What Are the Treatments for UTI in Dogs?

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Treatment for canine urinary tract infections depends on what's causing the problem. In addition to infection, your dog might suffer from stones in the bladder, which can result in obstruction. Most simple urinary tract infections resolve with antibiotic treatment, although stubborn cases might require switching medications and a longer regimen. In addition to antibiotic therapy, your vet might prescribe pain medication, in the form of nonsteroidal anti-inflammatories.

Vet examining dog in office.
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Any dog can develop a urinary tract infection, but older dogs are more vulnerable than young canines. Females are more prone to these infections than male dogs. Symptoms include frequent urination, straining when urinating, blood in the urine, very smelly urine and urinating in inappropriate places -- generally indoors, where you'll notice it. Urination may appear painful for your dog. While you should take your dog to the vet as soon as possible after symptoms appear, if your dog can't urinate at all, that's an emergency.

Since most canine urinary tract infections involve bacterial infection, your vet likely will prescribe antibiotics for your pet. Usually, the infection involves more than one type of bacteria, with urine cultures revealing the culprits. Common medications used to treat canine urinary tract infections include amoxicillin, cefadroxil, doxycycline and enrofloxacin. While these drugs are given daily in pill form, your vet can choose to inject your dog with cefovecin, a long-lasting antibiotic that alleviates the need for daily medication. When administering antibiotics, give your dog the medication as instructed by the veterinarian -- with or without food -- for the recommended time. Depending on the drug and the bacteria, your dog receives antibiotics for one week to 21 days.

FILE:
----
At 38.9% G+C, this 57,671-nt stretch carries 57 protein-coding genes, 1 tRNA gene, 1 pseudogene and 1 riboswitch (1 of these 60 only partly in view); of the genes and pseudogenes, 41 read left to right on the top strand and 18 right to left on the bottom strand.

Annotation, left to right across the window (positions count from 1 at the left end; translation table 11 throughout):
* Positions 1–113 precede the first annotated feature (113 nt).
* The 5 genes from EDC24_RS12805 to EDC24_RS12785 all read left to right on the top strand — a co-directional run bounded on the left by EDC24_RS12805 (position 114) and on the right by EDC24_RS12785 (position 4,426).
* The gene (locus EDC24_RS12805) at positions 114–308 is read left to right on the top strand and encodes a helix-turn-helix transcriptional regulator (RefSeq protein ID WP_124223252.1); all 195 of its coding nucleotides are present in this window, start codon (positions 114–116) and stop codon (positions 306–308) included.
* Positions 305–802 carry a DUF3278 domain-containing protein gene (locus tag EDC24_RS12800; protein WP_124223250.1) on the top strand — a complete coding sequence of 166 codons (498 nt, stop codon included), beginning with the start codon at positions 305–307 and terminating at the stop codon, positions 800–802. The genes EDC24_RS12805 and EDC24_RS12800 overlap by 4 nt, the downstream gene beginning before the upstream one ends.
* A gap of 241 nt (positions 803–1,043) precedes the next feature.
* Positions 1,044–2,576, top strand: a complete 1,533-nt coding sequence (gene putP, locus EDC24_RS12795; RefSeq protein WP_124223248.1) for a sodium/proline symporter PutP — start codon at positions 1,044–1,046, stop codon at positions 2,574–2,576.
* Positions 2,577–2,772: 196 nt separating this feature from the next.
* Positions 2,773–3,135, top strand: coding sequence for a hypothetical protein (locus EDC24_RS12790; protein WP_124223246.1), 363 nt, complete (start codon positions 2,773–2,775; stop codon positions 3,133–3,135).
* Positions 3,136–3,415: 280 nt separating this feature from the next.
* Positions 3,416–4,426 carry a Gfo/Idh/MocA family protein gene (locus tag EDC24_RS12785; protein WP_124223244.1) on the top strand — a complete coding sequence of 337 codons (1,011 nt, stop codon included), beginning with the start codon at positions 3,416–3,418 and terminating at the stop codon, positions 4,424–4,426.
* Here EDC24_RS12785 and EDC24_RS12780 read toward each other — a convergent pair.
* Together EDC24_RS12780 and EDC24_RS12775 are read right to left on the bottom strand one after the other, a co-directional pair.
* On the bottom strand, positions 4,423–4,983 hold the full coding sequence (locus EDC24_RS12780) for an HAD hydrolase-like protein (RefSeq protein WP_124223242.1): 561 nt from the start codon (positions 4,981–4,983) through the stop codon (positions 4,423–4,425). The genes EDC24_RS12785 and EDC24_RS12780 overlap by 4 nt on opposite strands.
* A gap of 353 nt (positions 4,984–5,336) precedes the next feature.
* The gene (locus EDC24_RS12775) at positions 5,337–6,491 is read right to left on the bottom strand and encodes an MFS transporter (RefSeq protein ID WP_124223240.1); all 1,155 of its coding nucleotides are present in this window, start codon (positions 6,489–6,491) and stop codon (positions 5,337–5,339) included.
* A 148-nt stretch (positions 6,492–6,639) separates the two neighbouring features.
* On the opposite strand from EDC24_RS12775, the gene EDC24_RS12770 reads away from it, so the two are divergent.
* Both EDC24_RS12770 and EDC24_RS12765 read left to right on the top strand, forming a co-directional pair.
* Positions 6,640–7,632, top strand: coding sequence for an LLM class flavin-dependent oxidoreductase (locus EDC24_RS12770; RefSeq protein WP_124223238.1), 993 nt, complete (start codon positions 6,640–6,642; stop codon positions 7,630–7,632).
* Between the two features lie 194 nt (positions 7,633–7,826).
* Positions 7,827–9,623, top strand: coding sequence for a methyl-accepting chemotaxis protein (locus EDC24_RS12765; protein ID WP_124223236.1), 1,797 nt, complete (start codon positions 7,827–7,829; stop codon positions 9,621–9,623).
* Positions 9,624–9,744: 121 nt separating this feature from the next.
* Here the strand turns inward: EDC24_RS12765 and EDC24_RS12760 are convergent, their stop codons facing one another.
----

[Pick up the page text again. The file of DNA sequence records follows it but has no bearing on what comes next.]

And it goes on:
Your vet might prescribe a special diet for your dog designed to maintain urinary tract health and prevent recurrence of a urinary tract infection. If your dog has struvite crystals or stones in his bladder, a prescription diet might dissolve them. These diets are available in canned and dry forms. Since they're high in sodium -- to encourage dogs to drink more and flush out the bladder -- they're not appropriate for animals with kidney disease.

Urinary tract infections can result from stones in the bladder. Your vet will see these stones on an X-ray. If the stone is obstructing the urethra, your dog requires immediate surgery. It's possible to remove small stones via a catheter, or through a cystoscope. The latter is an endoscope for the urinary tract system. The vet analyzes the composition of any stone removed. If the stone is struvite, your vet can prescribe a diet to dissolve current stones and prevent future stone formation.

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